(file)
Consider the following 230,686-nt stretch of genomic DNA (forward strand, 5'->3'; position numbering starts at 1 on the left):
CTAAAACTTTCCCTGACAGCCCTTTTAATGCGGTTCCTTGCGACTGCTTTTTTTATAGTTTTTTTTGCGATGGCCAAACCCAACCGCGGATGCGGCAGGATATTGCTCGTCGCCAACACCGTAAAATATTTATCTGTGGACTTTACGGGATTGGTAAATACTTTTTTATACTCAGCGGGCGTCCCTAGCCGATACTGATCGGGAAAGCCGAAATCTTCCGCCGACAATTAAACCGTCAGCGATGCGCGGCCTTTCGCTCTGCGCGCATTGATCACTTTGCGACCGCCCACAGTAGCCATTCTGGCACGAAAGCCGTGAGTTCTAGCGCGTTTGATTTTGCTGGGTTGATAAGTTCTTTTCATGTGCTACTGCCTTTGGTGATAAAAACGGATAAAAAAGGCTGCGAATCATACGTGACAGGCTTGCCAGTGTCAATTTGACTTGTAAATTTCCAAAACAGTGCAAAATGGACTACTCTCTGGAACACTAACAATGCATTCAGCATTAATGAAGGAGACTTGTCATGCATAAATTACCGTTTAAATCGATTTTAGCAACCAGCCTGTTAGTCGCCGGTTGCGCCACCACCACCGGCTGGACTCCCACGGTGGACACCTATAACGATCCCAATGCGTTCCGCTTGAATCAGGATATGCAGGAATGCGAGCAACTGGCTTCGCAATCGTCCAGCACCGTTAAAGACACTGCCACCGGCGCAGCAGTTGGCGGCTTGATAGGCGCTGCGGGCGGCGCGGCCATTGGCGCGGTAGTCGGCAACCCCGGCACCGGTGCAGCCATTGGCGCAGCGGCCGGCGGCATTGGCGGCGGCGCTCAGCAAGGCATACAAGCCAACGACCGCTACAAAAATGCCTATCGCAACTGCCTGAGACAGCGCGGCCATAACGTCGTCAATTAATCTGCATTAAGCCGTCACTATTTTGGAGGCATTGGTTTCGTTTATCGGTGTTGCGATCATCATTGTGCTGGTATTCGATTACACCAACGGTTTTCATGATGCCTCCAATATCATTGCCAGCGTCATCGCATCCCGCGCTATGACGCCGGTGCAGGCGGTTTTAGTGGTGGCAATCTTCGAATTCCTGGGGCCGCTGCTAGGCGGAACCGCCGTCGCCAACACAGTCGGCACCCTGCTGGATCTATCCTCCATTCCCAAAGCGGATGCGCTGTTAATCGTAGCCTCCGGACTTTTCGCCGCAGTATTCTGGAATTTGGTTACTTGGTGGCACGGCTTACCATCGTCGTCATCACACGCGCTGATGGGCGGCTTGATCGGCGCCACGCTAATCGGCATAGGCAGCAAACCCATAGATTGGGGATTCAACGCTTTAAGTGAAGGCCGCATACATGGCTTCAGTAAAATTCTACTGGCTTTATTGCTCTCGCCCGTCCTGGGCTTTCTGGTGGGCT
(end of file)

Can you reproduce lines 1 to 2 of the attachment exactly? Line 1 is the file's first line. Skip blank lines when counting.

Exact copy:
Consider the following 230,686-nt stretch of genomic DNA (forward strand, 5'->3'; position numbering starts at 1 on the left):
CTAAAACTTTCCCTGACAGCCCTTTTAATGCGGTTCCTTGCGACTGCTTTTTTTATAGTTTTTTTTGCGATGGCCAAACCCAACCGCGGATGCGGCAGGATATTGCTCGTCGCCAACACCGTAAAATATTTATCTGTGGACTTTACGGGATTGGTAAATACTTTTTTATACTCAGCGGGCGTCCCTAGCCGATACTGATCGGGAAAGCCGAAATCTTCCGCCGACAATTAAACCGTCAGCGATGCGCGGCCTTTCGCTCTGCGCGCATTGATCACTTTGCGACCGCCCACAGTAGCCATTCTGGCACGAAAGCCGTGAGTTCTAGCGCGTTTGATTTTGCTGGGTTGATAAGTTCTTTTCATGTGCTACTGCCTTTGGTGATAAAAACGGATAAAAAAGGCTGCGAATCATACGTGACAGGCTTGCCAGTGTCAATTTGACTTGTAAATTTCCAAAACAGTGCAAAATGGACTACTCTCTGGAACACTAACAATGCATTCAGCATTAATGAAGGAGACTTGTCATGCATAAATTACCGTTTAAATCGATTTTAGCAACCAGCCTGTTAGTCGCCGGTTGCGCCACCACCACCGGCTGGACTCCCACGGTGGACACCTATAACGATCCCAATGCGTTCCGCTTGAATCAGGATATGCAGGAATGCGAGCAACTGGCTTCGCAATCGTCCAGCACCGTTAAAGACACTGCCACCGGCGCAGCAGTTGGCGGCTTGATAGGCGCTGCGGGCGGCGCGGCCATTGGCGCGGTAGTCGGCAACCCCGGCACCGGTGCAGCCATTGGCGCAGCGGCCGGCGGCATTGGCGGCGGCGCTCAGCAAGGCATACAAGCCAACGACCGCTACAAAAATGCCTATCGCAACTGCCTGAGACAGCGCGGCCATAACGTCGTCAATTAATCTGCATTAAGCCGTCACTATTTTGGAGGCATTGGTTTCGTTTATCGGTGTTGCGATCATCATTGTGCTGGTATTCGATTACACCAACGGTTTTCATGATGCCTCCAATATCATTGCCAGCGTCATCGCATCCCGCGCTATGACGCCGGTGCAGGCGGTTTTAGTGGTGGCAATCTTCGAATTCCTGGGGCCGCTGCTAGGCGGAACCGCCGTCGCCAACACAGTCGGCACCCTGCTGGATCTATCCTCCATTCCCAAAGCGGATGCGCTGTTAATCGTAGCCTCCGGACTTTTCGCCGCAGTATTCTGGAATTTGGTTACTTGGTGGCACGGCTTACCATCGTCGTCATCACACGCGCTGATGGGCGGCTTGATCGGCGCCACGCTAATCGGCATAGGCAGCAAACCCATAGATTGGGGATTCAACGCTTTAAGTGAAGGCCGCATACATGGCTTCAGTAAAATTCTACTGGCTTTATTGCTCTCGCCCGTCCTGGGCTTTCTGGTGGGCT